I  should mention here that horn use in Bhutan is quite different than in the U.S. They are not used out of anger or frustration but rather as a communication tool and their use is encouraged. One relays a message to a slower moving vehicle in front of you that you would like to pass and they will then pull over at the next convenient place and allow you to drive by. Horns are routinely blown when entering a blind curve on the road to warn oncoming traffic of your presence. They are also used as a courtesy warning to pedestrians, livestock (commonly grazing alongside the road and for some reason lying in the middle of the road), and bicyclists. Somehow, vehicles get by each other, sometimes by no more than inches though.

So we got one flat tire on the way, changed it without any problem to the spare but have discovered that the damaged tire cannot be repaired. So we are driving with no spare until we return to the capital city in a couple days over the same road that caused a flat in the first place. Oh well, at least I have the bike to bail out onto if we get stuck. The spare bicycle tube I brought is still unused. I told Pema I would call for help when I reached the next town. Anyhow, we finally arrived in a town called Gangte, located in a wonderfully, beautiful valley in which several hundred of the endangered black neck cranes spend their Winters. I don't know that I have ever been so glad to pull into a hotel parking lot. The next day I rode the bike the 80 or so kilometers to the next town.

Friday, July 29, 2011

Edward Scissorhands

Remember that movie? I was just reminded of it while sitting in a chair in a local barbershop. Informally, one is sat down, draped in a white sheet and for lack of a better description, attacked with a pair of scissors. The cartoon sound effects of a snapping turtle resembles what it sounds like. The scissors are snapped together rapidly long before ever coming near your head. The rhythmic clacking of blades coming together rapidly continues, uninterrupted while from the other hand runs a comb seemingly randomly through your hair, while small bunches of hair shoot wildly in every direction. As if that's not enough, a brand new straight edge razor blade is then opened and seemingly carelessly slid up and down the back of the neck and around the ears. Amazingly, no blood was seen. Suddenly, all action is stopped and the first word is spoken. "Good?" I said, "great." My first $0.95 haircut and that's no lie.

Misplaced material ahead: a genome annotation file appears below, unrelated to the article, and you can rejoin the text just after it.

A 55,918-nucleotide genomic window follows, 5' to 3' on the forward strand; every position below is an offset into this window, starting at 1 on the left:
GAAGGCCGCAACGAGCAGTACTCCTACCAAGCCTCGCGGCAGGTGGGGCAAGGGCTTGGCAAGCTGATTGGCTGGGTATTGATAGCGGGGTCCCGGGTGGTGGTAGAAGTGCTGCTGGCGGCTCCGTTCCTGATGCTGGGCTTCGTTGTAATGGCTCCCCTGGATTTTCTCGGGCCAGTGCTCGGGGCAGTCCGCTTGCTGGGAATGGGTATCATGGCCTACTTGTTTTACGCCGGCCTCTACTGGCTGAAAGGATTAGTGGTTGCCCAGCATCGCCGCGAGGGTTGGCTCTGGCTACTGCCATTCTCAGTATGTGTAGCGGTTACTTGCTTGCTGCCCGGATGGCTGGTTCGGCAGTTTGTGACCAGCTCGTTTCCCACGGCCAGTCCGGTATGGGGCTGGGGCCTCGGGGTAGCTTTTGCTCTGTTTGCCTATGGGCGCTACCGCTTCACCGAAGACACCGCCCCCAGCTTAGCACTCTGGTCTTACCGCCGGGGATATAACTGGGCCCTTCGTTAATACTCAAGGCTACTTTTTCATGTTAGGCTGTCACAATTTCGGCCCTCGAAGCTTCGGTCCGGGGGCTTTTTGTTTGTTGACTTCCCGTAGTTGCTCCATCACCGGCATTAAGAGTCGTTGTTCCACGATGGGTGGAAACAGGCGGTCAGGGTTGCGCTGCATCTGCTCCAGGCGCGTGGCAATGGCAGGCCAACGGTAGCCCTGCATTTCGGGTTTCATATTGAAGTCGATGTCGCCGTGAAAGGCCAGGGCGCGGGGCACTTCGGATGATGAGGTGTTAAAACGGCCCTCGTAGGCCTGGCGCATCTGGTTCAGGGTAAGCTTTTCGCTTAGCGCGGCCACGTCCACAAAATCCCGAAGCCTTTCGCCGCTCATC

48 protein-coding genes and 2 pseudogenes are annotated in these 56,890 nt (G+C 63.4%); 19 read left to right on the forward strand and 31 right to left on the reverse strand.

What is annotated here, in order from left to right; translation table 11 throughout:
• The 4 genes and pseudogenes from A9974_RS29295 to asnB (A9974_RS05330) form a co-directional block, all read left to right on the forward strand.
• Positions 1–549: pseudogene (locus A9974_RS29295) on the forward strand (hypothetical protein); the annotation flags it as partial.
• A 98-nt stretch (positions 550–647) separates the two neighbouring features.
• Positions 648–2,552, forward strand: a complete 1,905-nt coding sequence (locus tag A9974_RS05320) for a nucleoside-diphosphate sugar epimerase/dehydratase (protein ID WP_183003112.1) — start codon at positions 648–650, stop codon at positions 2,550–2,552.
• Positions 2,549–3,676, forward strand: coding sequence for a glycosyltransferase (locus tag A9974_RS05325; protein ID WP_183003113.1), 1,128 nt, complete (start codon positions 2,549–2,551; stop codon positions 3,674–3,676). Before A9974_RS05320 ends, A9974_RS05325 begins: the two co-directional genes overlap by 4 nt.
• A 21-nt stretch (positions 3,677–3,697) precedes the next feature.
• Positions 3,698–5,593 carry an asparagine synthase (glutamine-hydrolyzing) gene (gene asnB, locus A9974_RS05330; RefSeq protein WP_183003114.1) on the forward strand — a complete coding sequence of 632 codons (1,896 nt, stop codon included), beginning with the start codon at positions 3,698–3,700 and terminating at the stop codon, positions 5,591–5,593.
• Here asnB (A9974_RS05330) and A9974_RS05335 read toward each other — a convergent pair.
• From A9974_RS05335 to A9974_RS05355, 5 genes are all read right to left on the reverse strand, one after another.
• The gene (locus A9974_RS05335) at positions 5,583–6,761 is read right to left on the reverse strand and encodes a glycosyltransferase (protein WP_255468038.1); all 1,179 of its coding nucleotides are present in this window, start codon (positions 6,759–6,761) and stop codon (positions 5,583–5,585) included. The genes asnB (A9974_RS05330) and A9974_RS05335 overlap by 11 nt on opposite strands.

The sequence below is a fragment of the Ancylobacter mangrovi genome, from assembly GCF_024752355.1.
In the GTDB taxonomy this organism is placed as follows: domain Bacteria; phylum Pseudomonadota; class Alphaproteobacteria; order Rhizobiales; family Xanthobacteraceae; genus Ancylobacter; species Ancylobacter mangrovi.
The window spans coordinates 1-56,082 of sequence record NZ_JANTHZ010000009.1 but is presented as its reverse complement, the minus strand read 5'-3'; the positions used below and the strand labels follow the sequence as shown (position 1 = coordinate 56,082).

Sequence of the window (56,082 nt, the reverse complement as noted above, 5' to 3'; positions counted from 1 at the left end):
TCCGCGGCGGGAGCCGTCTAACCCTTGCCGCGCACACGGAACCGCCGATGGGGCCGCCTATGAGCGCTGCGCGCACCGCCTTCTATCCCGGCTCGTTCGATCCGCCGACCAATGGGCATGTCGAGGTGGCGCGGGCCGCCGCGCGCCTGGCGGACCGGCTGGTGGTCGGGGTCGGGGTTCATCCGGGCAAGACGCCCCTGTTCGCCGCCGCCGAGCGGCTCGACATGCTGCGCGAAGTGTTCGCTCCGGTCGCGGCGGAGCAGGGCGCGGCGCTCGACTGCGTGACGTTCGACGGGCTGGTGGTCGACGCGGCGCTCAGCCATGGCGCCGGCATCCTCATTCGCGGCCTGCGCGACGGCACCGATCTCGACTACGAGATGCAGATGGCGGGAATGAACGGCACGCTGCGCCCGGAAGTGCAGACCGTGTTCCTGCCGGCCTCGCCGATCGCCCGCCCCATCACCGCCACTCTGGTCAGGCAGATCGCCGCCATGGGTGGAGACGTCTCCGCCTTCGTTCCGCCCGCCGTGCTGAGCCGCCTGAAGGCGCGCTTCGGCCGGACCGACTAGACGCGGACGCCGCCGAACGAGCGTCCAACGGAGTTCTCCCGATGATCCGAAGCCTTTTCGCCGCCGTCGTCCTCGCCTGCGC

Thursday, July 28, 2011

Pediatric Gastronomy

Children are picky eaters, or so the saying goes. How many times have I heard, "I don't like that. That's not kid food." Well, what exactly is kid food and what is it that makes some food kid food and other food poisonous. At what point does the child's body develop resistance or immunity to certain death from letting certain food items touch their plate?

During my travels, I have found an enlightened restaurant which has come closer to offering true kid food than any other.

For Julie

Women in Bhutan wear something known as a kira. It is simply a rectangular piece of fabric which gets wrapped 2.5 times around the waist in such a way that the final seam meets alongside the right thigh. It is held in place by a woven belt wrapped snugly thrice around the waist. Over the top is worn a tego, a short coat.

The fabrics give the outfits their dramatic look. Colors are usually brilliant and the woven patterns can be plain or ornate. They are often made of cotton, some fancy once of silk or wool.

The above description is actually for a half kira. The original, full version is similar, just cut longer and is donned in a similar fashion, the difference being that the front and back are joined with fancy broaches over each shoulder.

They are set such that the bottom hem essentially skims the ground and women are often times seen holding them up with one hand to avoid soiling them. Why not just secure them a little higher? Only a man would ask such a silly question.

Each school has its own outfit which all students are required to wear. The same fabric for both boys and girls. Boys wearing a gho, and girls in matching kira and tego.

Wednesday, July 20, 2011

Lawn Darts

This is lawn darts, Bhutanese style. The sport enjoys the status of a national sport, but was beaten out by archery for the official title. Pictured here is a tournament which took place last weekend inside the city's Olympic stadium.

The Olympics have never been held here but some supporters of sports development programs hope to become competitive in the future and this facility was built to help promote such efforts. Back to darts. It's not called that here but I don't remember the actual name.